That very common negative conception is what I’m struggling to help people understand about my own atheistic beliefs. I don’t deny there is a God, but I can’t assert there is one either. Contrary to what you might be thinking, that isn’t agnosticism either, it’s plain atheism. Agnosticism doesn’t exist as a middle ground, but merely a branch of theistic or atheistic belief.

    I guess my point is, non-theism is atheism. There’s no difference. It may sound cleaner and friendlier, maybe a little more “PC”, but it’s the same thing.

    I do believe Buddhism is completely compatible with atheism. That’s the beautiful thing about the dharma, you can pull from it what will improve your life and the lives of others. You don’t need to take a fundamentalist stance and subscribe to every ideology that it asserts. I consider it more of a philosophy or state of mind than a religion. It’s absolutely beautiful.

  6. from my very newbie Buddhist perspective, and as I have mentioned elsewhere, I say Buddhism is at once by definition atheistic and yet more spiritual and transcendent than anything I have encountered in my 40+ yrs on the planet…

    and the reference to Buddhism being “theistic” because it has a moral code?
    hmmm…morality
    many religions have moral codes which they scarcely follow, and to follow a moral code does not make one “religious”…

    I do not think this book will be on my reading list…

    • Thanks for the comment but let me clarrify that the quote above is NOT from Stephen Batchelor’s book. It came from an essay on the topic.

      But I still think the difficulty with the term “atheistic” is that some utilize it to reference only the lack in the belief of a creator god while others utilize it to include a complete rejection of anything that can not be explained rationally.

      For example if I went to an atheist meeting at a local bar and mentioned that I believe in the Pure Land or Nirvana then they would hardly consider me an atheist.

  7. Atheism is tricky to pin down now ‘a days. There is the “extreme” atheism that denies the existence of anything supernatural whatsoever, including karma and rebirth. And then there are those that identify as atheists simply because they don’t believe in god/gods.

    I believe Buddhism to be largely apatheistic in it’s approach to deities. It doesn’t really matter if god/gods do exist, because they obviously don’t care about ending our suffering. It falls upon us to end the cycle of samsara (though we may call upon the bodhishatvahs to aid us).

    But as for “complete” atheism, no, I don’t think it’s really compatible with what the Buddha taught. The Buddha spoke for kalpas upon kalpas about karma and rebirth. It’s kind of hard to deny this, isn’t it?

    I think the Buddha addressed skeptics when he states that it takes a noble version of right view to correctly see how karma and rebirth work. So for us, it takes practice, and a little faith. Yes, faith. It takes a bit of faith that yes, we walking a path that results in liberation. It takes a bit of faith to plop down on that zafu for the first time. It takes a bit of faith that the Buddha and the teachers that followed him knew what it was they were talking about. It takes a bit of faith to get us on our path (and sometimes to keep us going) because we aren’t fully enlightend. We are unable to see reality as it truly is. But we work towards it, strive towards it.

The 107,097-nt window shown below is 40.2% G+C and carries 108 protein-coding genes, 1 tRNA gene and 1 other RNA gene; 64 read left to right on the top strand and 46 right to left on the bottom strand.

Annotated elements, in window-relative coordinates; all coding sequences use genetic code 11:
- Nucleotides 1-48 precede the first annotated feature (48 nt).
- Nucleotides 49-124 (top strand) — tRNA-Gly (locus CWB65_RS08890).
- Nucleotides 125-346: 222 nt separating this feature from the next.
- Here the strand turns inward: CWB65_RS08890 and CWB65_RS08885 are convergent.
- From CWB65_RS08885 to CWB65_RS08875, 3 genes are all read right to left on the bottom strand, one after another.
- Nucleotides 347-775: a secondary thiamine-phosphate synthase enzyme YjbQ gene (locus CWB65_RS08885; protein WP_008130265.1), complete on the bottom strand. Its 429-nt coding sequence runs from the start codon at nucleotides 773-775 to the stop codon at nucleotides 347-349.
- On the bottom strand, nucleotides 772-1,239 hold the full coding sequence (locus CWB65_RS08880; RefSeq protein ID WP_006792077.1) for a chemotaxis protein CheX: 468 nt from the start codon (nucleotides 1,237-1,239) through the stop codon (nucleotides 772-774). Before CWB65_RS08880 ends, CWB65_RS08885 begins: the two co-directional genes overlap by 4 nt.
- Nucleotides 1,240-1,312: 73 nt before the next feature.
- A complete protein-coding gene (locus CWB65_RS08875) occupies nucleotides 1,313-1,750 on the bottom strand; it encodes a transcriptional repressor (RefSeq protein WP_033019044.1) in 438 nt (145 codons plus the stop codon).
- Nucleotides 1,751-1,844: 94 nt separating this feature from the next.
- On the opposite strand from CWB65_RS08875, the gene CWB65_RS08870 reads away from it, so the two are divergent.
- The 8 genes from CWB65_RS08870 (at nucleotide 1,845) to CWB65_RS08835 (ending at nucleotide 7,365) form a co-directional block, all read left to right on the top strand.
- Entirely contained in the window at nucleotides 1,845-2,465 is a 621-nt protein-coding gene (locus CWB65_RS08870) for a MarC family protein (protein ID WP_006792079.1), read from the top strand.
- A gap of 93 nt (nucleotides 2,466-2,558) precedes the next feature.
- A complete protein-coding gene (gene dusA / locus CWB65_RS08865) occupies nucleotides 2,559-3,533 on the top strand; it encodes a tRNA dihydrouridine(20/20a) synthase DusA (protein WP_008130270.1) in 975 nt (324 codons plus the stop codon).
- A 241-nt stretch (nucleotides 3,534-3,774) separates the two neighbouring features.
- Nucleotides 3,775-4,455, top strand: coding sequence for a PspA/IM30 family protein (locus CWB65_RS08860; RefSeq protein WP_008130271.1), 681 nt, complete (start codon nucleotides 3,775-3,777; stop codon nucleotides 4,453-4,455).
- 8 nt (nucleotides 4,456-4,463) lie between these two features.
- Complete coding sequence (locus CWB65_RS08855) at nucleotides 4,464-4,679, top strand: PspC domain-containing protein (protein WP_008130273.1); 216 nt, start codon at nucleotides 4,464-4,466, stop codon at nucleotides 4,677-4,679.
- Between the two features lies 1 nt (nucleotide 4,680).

However, if one wishes to remain skeptical towards karma and rebirth, I think that is healthy. It isn’t taking something on blind faith, it is remaining skeptical while working through it in your practice. Though I think a strong disbelief in either is a form of aversion and craving/attachment. It seems like a thick wall to put up in front of you and your practice.

  8. Pingback: Atheism vs(?) Buddhism « Home Brew Dharma

  9. Really like @Petteri’s response, as it echoes my own approach to Buddhism: maybe a god exists, maybe not. It doesn’t make a bit of difference in how I relate to the world or how I act toward others.

    Also liked @Kyle’s explanation/clarification of agnosticism and atheism. Given his explanation, I’d say, sure — atheism and Buddhism are compatible (or certain schools of Buddhism, at least).

    I like David Loy’s explanation of karma and rebirth where he notes that those concepts need to be examined in the religious context of Buddha’s time. These were concepts that existed in Hinduism and culturally worked their way into Buddhism, but they don’t necessarily have to have the same meaning (or any meaning) now. It’s perfectly reasonable to accept the idea of karma not as some cosmic bank of good deeds but as a result of our interdependent nature (anything you do will have repercussions for everyone else in one way or another).

  10. Ah, yes, two subjects near and dear to my heart: Buddhism & atheism. I think the answer to the question of whether Buddhism is essentially an atheistic practice or not was answered by the Buddha himself: Yes. And no. (Ha! I love that inscrutable old bastard!)